Abstract: Prior error management techniques often do not possess the versatility to appropriately address robot errors across tasks and scenarios. Their fundamental framework involves explicit, manual error management and implicit domain-specific information driven error management, tailoring their response for specific interaction contexts. We present a framework for approaching error-aware systems by adding implicit social signals as another information channel to create more flexibility in application. To support this notion, we introduce a novel dataset (composed of three data collections) with a focus on understanding natural facial action unit (AU) responses to robot errors during physical-based human-robot interactions—varying across task, error, people, and scenario. Analysis of the dataset reveals that, through the lens of error detection, using AUs as input into error management affords flexibility to the system and has the potential to improve error detection response rate. In addition, we provide an example real-time interactive robot error management system using the error-aware framework.
Bio: Maia Stiber is a 4th year Ph.D. candidate in the Department of Computer Science, co-advised by Dr. Chien-Ming Huang and Dr. Russell Taylor. She received a B.S. in Computer Science from Caltech in 2019 and a M.S.E. in Computer Science from Johns Hopkins University in 2021. Her work focuses on leveraging natural human responses to robot errors in an effort to develop flexible error management techniques in support of effective human-robot interaction.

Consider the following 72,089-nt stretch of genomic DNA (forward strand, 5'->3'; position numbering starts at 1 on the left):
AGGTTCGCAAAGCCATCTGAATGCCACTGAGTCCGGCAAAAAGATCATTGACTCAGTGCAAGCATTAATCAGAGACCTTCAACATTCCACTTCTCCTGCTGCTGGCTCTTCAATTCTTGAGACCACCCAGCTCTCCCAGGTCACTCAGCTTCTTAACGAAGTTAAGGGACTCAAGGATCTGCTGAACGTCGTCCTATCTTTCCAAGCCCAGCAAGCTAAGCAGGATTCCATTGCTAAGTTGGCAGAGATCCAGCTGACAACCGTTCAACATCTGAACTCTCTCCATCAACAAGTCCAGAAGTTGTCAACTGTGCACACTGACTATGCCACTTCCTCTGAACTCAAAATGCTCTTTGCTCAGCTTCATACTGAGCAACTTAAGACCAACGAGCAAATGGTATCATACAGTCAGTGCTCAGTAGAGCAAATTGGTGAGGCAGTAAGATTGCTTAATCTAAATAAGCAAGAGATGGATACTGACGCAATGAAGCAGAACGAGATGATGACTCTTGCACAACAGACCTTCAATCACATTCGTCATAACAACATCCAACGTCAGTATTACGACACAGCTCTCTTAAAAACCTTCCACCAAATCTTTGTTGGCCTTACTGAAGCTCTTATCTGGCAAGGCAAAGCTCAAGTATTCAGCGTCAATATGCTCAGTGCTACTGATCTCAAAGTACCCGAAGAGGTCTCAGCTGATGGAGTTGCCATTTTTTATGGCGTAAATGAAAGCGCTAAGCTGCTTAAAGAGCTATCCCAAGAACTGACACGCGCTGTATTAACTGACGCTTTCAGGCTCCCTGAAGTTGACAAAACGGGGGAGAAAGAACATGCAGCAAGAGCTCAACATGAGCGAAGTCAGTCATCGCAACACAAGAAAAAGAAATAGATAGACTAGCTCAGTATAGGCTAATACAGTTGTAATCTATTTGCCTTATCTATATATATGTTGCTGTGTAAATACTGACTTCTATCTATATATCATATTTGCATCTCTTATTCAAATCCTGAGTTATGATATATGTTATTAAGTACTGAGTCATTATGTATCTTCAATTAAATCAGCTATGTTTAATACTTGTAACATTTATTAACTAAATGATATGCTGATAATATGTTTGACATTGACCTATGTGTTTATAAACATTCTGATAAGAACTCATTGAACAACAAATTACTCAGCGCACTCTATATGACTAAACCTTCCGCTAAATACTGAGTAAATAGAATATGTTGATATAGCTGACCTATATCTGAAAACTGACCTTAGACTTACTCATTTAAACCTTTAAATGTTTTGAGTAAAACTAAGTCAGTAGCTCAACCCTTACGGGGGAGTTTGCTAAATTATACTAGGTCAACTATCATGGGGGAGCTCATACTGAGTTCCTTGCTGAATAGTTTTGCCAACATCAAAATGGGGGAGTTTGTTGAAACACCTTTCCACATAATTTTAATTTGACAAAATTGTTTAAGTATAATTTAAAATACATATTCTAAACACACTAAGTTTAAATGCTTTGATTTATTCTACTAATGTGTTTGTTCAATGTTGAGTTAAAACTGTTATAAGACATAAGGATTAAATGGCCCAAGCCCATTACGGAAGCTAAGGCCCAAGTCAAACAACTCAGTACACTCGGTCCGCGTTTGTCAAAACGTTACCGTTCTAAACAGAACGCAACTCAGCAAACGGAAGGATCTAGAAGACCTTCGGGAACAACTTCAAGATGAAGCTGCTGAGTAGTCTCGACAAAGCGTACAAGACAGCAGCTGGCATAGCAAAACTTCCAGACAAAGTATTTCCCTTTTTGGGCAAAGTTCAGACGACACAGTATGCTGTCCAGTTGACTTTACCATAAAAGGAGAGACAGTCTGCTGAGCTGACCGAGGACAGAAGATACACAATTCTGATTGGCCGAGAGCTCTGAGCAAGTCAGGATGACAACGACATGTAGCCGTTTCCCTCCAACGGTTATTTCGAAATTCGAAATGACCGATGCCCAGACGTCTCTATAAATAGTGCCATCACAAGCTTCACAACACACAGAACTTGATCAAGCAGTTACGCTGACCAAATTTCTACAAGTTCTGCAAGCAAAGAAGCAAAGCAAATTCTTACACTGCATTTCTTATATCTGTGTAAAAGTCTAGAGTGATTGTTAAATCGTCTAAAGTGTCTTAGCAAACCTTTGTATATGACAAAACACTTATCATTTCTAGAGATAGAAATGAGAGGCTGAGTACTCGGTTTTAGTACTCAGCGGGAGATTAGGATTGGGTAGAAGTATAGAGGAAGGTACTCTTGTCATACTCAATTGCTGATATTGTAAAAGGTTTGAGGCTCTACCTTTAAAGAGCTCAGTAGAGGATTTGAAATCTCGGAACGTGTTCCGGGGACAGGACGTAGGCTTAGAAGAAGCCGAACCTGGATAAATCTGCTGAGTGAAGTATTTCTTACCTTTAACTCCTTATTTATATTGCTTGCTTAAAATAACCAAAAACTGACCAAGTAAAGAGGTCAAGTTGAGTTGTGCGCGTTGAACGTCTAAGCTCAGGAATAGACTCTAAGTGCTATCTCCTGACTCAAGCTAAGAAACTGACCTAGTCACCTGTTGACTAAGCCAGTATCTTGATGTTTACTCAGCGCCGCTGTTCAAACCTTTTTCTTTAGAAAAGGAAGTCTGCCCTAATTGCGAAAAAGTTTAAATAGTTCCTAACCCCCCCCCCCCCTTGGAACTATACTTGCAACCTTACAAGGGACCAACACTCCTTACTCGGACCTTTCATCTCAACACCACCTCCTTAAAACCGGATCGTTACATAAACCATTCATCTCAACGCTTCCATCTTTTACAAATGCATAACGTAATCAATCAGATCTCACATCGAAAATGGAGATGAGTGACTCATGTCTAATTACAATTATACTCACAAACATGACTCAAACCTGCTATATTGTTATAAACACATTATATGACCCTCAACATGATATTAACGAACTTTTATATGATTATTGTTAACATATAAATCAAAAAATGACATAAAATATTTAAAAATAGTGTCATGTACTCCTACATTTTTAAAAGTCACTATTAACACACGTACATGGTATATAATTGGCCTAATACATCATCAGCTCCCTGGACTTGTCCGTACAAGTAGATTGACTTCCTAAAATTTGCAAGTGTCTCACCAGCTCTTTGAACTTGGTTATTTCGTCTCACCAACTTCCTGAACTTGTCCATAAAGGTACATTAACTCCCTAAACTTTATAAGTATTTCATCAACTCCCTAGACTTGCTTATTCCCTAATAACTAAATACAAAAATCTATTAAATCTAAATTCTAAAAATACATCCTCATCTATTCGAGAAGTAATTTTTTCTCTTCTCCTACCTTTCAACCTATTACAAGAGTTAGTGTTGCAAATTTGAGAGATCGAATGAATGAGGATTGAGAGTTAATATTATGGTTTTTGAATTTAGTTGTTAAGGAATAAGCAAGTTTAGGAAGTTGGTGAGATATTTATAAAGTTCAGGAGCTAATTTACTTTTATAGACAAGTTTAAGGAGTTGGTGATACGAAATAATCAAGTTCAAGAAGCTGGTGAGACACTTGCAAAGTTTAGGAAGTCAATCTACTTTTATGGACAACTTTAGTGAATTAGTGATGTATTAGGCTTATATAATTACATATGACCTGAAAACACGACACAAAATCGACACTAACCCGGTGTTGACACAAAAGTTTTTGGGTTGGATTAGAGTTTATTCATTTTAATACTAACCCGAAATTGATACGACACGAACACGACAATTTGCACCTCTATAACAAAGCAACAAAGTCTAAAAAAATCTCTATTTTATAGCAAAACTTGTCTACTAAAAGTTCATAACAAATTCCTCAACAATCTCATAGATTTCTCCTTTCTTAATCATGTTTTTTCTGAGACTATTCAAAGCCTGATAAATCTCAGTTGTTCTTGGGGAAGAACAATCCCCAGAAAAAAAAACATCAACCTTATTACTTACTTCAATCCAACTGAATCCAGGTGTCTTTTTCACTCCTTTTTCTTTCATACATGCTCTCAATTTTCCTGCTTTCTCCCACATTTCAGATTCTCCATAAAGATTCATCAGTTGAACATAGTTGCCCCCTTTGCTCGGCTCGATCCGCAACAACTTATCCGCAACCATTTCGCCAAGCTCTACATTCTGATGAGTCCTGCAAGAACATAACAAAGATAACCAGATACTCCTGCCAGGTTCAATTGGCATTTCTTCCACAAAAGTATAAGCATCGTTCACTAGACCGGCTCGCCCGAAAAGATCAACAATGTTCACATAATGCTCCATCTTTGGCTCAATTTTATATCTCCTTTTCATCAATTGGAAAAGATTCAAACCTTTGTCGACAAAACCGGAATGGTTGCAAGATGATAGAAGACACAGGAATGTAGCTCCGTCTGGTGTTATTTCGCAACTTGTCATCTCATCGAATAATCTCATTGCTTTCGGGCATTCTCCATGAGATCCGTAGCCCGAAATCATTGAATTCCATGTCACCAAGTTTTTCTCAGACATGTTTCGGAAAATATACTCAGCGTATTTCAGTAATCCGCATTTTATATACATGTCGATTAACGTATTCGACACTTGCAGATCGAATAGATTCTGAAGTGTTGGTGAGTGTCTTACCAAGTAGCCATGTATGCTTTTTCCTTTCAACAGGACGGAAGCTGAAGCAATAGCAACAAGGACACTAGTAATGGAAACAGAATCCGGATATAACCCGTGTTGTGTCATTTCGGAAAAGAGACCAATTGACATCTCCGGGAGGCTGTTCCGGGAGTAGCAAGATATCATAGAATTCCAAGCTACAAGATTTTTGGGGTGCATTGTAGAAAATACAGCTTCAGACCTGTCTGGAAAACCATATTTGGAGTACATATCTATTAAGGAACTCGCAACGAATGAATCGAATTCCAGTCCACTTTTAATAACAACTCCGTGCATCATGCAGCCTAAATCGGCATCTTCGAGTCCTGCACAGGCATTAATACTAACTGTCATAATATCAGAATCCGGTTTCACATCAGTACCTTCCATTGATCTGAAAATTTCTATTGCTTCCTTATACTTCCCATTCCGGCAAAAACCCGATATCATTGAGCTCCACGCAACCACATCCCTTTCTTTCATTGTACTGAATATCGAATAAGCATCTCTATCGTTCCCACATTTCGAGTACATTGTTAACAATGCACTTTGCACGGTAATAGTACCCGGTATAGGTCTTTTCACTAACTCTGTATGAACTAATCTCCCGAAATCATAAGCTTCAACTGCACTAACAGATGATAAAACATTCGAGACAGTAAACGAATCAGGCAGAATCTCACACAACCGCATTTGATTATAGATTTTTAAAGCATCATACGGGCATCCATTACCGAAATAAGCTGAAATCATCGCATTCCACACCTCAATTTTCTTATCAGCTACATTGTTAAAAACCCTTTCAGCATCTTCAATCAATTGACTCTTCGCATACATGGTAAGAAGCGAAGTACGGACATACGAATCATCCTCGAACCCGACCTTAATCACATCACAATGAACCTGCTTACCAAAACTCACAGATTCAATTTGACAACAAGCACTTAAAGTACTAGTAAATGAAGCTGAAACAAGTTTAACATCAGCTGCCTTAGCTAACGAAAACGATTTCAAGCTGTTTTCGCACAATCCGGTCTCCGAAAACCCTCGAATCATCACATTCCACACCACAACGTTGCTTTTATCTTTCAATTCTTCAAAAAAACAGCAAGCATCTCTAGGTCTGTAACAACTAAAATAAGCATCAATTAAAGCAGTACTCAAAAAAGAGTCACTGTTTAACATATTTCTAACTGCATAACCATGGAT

Victor Antony “Co-designing with older adults, for older adults: robots to promote physical activity.”
Abstract: Lack of physical activity has severe negative health consequences for older adults and limits their ability to live independently. Robots have been proposed to help engage older adults in physical activity (PA), albeit with limited success. There is a lack of robust understanding of older adults’ needs and wants from robots designed to engage them in PA. In this paper, we report on the findings of a co-design process where older adults, physical therapy experts, and engineers designed robots to promote PA in older adults. We found a variety of motivators for and barriers against PA in older adults; we, then, conceptualized a broad spectrum of possible robotic support and found that robots can play various roles to help older adults engage in PA. This exploratory study elucidated several overarching themes and emphasized the need for personalization and adaptability. This work highlights key design features that researchers and engineers should consider when developing robots to engage older adults in PA, and underscores the importance of involving various stakeholders in the design and development of assistive robots.
Bio: Victor Antony is a second-year Ph.D. student in the Department of Computer Science, advised by Dr. Chien-Ming Huang. He received the Bachelor of Science degree in Computer Science from the University of Rochester in 2021. His work focuses on Social Robots for well-being.